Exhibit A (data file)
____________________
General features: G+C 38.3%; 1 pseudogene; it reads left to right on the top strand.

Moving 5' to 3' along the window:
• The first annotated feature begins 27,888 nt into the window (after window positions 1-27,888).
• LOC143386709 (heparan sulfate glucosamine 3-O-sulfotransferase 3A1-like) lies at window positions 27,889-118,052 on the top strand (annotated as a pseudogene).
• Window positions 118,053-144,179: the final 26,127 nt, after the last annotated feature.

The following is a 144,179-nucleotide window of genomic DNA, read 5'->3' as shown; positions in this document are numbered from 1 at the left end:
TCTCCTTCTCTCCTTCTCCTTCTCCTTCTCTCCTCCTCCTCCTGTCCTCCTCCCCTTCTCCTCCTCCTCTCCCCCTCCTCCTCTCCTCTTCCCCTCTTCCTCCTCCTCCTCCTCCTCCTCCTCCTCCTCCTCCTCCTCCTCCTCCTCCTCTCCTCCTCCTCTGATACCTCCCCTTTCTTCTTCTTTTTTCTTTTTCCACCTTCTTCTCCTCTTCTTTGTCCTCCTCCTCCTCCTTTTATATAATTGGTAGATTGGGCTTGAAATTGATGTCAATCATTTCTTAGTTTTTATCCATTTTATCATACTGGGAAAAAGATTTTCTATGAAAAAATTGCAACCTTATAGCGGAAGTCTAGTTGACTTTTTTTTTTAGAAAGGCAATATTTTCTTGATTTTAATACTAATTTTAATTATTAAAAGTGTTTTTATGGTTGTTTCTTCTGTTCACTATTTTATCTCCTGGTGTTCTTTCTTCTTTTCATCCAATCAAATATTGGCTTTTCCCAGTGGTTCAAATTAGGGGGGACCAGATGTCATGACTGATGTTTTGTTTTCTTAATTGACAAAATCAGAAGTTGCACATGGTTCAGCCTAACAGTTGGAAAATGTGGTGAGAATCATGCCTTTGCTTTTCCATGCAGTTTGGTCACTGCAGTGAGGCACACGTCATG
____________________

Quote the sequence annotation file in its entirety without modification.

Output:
General features: G+C 38.3%; 1 pseudogene; it reads left to right on the top strand.

Moving 5' to 3' along the window:
• The first annotated feature begins 27,888 nt into the window (after window positions 1-27,888).
• LOC143386709 (heparan sulfate glucosamine 3-O-sulfotransferase 3A1-like) lies at window positions 27,889-118,052 on the top strand (annotated as a pseudogene).
• Window positions 118,053-144,179: the final 26,127 nt, after the last annotated feature.

The following is a 144,179-nucleotide window of genomic DNA, read 5'->3' as shown; positions in this document are numbered from 1 at the left end:
TCTCCTTCTCTCCTTCTCCTTCTCCTTCTCTCCTCCTCCTCCTGTCCTCCTCCCCTTCTCCTCCTCCTCTCCCCCTCCTCCTCTCCTCTTCCCCTCTTCCTCCTCCTCCTCCTCCTCCTCCTCCTCCTCCTCCTCCTCCTCCTCCTCCTCTCCTCCTCCTCTGATACCTCCCCTTTCTTCTTCTTTTTTCTTTTTCCACCTTCTTCTCCTCTTCTTTGTCCTCCTCCTCCTCCTTTTATATAATTGGTAGATTGGGCTTGAAATTGATGTCAATCATTTCTTAGTTTTTATCCATTTTATCATACTGGGAAAAAGATTTTCTATGAAAAAATTGCAACCTTATAGCGGAAGTCTAGTTGACTTTTTTTTTTAGAAAGGCAATATTTTCTTGATTTTAATACTAATTTTAATTATTAAAAGTGTTTTTATGGTTGTTTCTTCTGTTCACTATTTTATCTCCTGGTGTTCTTTCTTCTTTTCATCCAATCAAATATTGGCTTTTCCCAGTGGTTCAAATTAGGGGGGACCAGATGTCATGACTGATGTTTTGTTTTCTTAATTGACAAAATCAGAAGTTGCACATGGTTCAGCCTAACAGTTGGAAAATGTGGTGAGAATCATGCCTTTGCTTTTCCATGCAGTTTGGTCACTGCAGTGAGGCACACGTCATG